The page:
Many musicians often speak about how the inspiration for their lyrics is derived from actual experiences. These experiences can range from relationships, turmoil, travel and even other forms of art.

Such is the case with Twin Cities/Eau Claire band Irie Sol. The soulful group’s latest album, “Dred Scott Fitzgerald,” was inspired by none other than St. Paul author F. Scott Fitzgerald.

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But the album goes beyond simply using the experience of reading Fitzgerald and uses Fitzgerald’s actual work and incorporates it with their own.

Blending readings of “The Great Gatsby” and “Bernice Bobs Her Hair” with musical numbers, Irie Sol creates a unique sound and experience.

It’s this album that will be exclusively released during the Twin Cities’ official celebration of Fitzgerald’s birthday on Thursday, Sept. 24.

The party, “Puttin’ On The Fitz,” will be held from 5:30 to 11 p.m. at the Commodore Hotel.

From 5:30 to 7 p.m. a dinner will be held honoring the late Fitzgerald. Then, from 8 to 11 p.m., Irie Sol will perform selections from their new album.

Tickets to the dinner are sold out, but tickets to the after-party are still available. Cost is $25 and includes a drink ticket, dancing and treats.

Prior to the album’s debut, I got a chance to speak with band founder and member Dr. Joel Pace about the new album and the inspiration of F. Scott Fitzgerald on both form and lyrics.

You’ve described the art of combining literature with music as “lit hop.” Tell me, what does “lit hop” mean to you?

Lit hop is literary hip hop.

Hip hop is rhythmic [and incorporates] rhyming words, so, in one sense, [hip hop is] spoken-word poetry. Lit hop takes this connection a step further by making it overt by purposefully fusing the two. Hip hop culture provides us with a good image to explain lit hop. Imagine, in Beck’s words, “two turntables and a microphone” with a mixer. The right one is playing classic literature, while the left one is spinning hip hop. Lit hop is the DJ cutting back and forth between the two, scratching the surface of vinyl frontiers and remixing the discs into something fresh that provides the backbeat or accompaniment for his or her words spoken into the mic.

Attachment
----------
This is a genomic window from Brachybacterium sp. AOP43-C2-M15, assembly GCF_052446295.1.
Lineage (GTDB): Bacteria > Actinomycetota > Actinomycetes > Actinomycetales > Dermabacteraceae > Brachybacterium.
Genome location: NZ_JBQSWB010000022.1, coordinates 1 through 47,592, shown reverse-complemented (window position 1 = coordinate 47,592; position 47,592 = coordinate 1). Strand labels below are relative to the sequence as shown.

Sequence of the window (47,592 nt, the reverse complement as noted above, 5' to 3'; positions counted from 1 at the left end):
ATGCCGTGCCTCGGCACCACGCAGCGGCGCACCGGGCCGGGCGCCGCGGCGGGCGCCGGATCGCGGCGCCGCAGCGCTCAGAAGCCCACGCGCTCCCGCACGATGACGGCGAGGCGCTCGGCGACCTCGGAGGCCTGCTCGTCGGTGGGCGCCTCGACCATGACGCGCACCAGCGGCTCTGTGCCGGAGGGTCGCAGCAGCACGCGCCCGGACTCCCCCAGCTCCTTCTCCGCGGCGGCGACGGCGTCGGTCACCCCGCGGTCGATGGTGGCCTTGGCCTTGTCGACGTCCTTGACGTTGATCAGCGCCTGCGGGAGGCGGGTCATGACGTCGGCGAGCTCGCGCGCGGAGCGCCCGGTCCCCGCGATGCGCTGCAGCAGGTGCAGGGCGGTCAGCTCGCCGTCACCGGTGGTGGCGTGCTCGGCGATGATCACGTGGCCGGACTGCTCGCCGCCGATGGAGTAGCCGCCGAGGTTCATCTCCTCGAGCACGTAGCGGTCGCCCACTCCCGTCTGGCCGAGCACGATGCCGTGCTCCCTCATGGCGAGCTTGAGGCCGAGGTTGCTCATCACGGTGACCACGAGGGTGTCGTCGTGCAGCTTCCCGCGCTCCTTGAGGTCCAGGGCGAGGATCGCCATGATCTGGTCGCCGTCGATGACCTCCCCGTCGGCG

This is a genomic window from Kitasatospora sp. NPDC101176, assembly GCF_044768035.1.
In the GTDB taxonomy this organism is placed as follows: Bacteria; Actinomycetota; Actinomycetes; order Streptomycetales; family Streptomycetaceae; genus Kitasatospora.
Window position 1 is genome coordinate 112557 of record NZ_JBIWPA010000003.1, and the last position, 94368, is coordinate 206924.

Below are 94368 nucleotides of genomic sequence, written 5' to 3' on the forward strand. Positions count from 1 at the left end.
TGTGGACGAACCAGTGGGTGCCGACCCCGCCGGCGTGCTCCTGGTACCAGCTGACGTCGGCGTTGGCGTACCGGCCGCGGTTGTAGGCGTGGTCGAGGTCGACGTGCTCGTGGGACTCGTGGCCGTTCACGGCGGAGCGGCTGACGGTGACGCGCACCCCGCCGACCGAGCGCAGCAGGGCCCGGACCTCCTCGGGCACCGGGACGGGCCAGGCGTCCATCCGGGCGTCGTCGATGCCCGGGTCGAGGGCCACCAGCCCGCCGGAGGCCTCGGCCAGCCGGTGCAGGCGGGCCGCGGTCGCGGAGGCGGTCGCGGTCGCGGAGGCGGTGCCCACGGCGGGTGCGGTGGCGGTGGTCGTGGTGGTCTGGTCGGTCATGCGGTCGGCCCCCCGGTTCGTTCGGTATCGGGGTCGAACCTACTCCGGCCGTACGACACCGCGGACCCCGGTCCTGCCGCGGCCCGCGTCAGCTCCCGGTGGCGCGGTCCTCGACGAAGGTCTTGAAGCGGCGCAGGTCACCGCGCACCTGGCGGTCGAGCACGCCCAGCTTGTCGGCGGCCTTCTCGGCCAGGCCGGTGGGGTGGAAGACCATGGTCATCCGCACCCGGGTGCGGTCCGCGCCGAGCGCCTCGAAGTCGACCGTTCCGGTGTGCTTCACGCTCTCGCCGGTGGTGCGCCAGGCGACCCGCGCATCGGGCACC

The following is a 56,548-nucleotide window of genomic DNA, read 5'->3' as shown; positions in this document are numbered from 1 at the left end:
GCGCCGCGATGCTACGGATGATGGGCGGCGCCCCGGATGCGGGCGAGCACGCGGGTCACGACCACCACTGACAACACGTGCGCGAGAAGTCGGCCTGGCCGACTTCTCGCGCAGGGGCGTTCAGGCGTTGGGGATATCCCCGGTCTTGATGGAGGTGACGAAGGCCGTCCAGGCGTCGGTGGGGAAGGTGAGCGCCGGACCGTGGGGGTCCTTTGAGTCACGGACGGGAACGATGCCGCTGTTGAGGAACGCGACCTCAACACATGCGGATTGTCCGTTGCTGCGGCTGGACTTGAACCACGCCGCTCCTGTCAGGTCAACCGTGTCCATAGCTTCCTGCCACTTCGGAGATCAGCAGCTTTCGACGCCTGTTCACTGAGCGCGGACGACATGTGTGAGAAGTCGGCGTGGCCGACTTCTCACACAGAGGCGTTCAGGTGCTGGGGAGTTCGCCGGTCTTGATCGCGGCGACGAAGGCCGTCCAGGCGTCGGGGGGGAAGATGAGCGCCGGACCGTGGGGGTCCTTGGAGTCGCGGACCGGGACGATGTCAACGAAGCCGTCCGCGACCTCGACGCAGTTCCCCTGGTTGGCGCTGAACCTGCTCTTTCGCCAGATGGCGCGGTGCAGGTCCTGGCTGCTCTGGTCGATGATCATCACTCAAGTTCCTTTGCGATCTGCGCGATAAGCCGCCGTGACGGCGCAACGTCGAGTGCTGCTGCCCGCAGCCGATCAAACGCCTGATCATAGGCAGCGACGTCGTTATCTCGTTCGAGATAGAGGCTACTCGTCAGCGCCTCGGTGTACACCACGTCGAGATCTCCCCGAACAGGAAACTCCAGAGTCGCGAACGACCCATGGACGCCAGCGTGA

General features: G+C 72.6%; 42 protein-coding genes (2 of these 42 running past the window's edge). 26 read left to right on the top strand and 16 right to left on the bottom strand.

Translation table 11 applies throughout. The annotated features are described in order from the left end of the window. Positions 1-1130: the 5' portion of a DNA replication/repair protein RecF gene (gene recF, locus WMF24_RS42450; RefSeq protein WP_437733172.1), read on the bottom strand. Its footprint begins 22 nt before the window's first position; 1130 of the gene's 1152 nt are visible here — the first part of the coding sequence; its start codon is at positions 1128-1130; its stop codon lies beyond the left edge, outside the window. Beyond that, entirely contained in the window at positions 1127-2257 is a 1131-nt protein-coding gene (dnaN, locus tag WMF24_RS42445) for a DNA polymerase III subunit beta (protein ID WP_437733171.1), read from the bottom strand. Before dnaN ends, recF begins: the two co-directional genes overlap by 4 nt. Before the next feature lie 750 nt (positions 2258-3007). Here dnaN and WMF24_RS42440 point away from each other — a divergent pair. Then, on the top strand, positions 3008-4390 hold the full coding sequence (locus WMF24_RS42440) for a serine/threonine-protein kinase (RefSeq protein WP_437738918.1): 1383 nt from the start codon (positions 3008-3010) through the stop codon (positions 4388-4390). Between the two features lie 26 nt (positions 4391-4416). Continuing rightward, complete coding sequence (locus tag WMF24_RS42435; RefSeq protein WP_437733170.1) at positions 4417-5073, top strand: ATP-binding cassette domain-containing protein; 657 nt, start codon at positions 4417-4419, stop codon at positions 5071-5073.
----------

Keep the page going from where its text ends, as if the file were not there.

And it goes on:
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That is a very effective image! Beyond “lit hop,” as a band Irie Sol likes to use a lot of different styles. What are the most predominant styles found in your new album, “Dred Scott Fitzgerald?”

We like to sample from various musical styles to create a literary/musical mash up of four ‘R’s’ – ragtime, rap, reggae and rock.

Sounds like listeners can expect a very unique sound. When discussing the new album you’ve been quoted as saying “We’re reimagining the novel as each song acts as a chapter in a new form of narrative fiction.” Does that mean each chapter influenced a song on the album? How will listeners understand the story by listening to the music?

Structurally, “The Great Gatsby” is blocked like a play or film. Each scene is a tessera that, alongside the others, functions mosaic-like to give readers the larger picture or overarching story. Our hope is that the tracks on the album function the same way. Each song tells a story as well as leads into the next song, which continues the narrative.

Why did you choose “The Great Gatsby?” What about the book do you feel lends itself to music?